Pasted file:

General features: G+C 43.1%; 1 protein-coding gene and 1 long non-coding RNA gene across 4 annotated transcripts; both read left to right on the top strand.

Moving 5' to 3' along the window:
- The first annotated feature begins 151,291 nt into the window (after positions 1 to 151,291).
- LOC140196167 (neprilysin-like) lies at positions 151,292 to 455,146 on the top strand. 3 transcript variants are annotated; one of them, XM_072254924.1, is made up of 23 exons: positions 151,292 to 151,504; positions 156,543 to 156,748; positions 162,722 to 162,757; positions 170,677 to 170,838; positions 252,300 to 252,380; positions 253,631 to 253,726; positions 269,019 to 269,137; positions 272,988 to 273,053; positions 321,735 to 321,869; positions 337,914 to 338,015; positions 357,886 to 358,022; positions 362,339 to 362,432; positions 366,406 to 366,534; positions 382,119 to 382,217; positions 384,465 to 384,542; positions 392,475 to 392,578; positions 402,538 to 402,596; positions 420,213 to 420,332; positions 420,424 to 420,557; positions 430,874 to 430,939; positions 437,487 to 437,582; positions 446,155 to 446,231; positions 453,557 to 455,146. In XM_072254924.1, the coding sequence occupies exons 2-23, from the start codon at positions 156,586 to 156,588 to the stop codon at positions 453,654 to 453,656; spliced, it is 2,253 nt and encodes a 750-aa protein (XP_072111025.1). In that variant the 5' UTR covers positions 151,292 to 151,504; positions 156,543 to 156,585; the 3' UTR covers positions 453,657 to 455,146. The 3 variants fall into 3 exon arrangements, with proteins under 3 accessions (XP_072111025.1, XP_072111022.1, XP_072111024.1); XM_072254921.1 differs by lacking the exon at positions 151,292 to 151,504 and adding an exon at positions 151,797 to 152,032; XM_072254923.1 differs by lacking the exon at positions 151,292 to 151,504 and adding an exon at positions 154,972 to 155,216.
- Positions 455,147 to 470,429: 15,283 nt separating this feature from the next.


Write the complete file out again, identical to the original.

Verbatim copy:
General features: G+C 43.1%; 1 protein-coding gene and 1 long non-coding RNA gene across 4 annotated transcripts; both read left to right on the top strand.

Moving 5' to 3' along the window:
- The first annotated feature begins 151,291 nt into the window (after positions 1 to 151,291).
- LOC140196167 (neprilysin-like) lies at positions 151,292 to 455,146 on the top strand. 3 transcript variants are annotated; one of them, XM_072254924.1, is made up of 23 exons: positions 151,292 to 151,504; positions 156,543 to 156,748; positions 162,722 to 162,757; positions 170,677 to 170,838; positions 252,300 to 252,380; positions 253,631 to 253,726; positions 269,019 to 269,137; positions 272,988 to 273,053; positions 321,735 to 321,869; positions 337,914 to 338,015; positions 357,886 to 358,022; positions 362,339 to 362,432; positions 366,406 to 366,534; positions 382,119 to 382,217; positions 384,465 to 384,542; positions 392,475 to 392,578; positions 402,538 to 402,596; positions 420,213 to 420,332; positions 420,424 to 420,557; positions 430,874 to 430,939; positions 437,487 to 437,582; positions 446,155 to 446,231; positions 453,557 to 455,146. In XM_072254924.1, the coding sequence occupies exons 2-23, from the start codon at positions 156,586 to 156,588 to the stop codon at positions 453,654 to 453,656; spliced, it is 2,253 nt and encodes a 750-aa protein (XP_072111025.1). In that variant the 5' UTR covers positions 151,292 to 151,504; positions 156,543 to 156,585; the 3' UTR covers positions 453,657 to 455,146. The 3 variants fall into 3 exon arrangements, with proteins under 3 accessions (XP_072111025.1, XP_072111022.1, XP_072111024.1); XM_072254921.1 differs by lacking the exon at positions 151,292 to 151,504 and adding an exon at positions 151,797 to 152,032; XM_072254923.1 differs by lacking the exon at positions 151,292 to 151,504 and adding an exon at positions 154,972 to 155,216.
- Positions 455,147 to 470,429: 15,283 nt separating this feature from the next.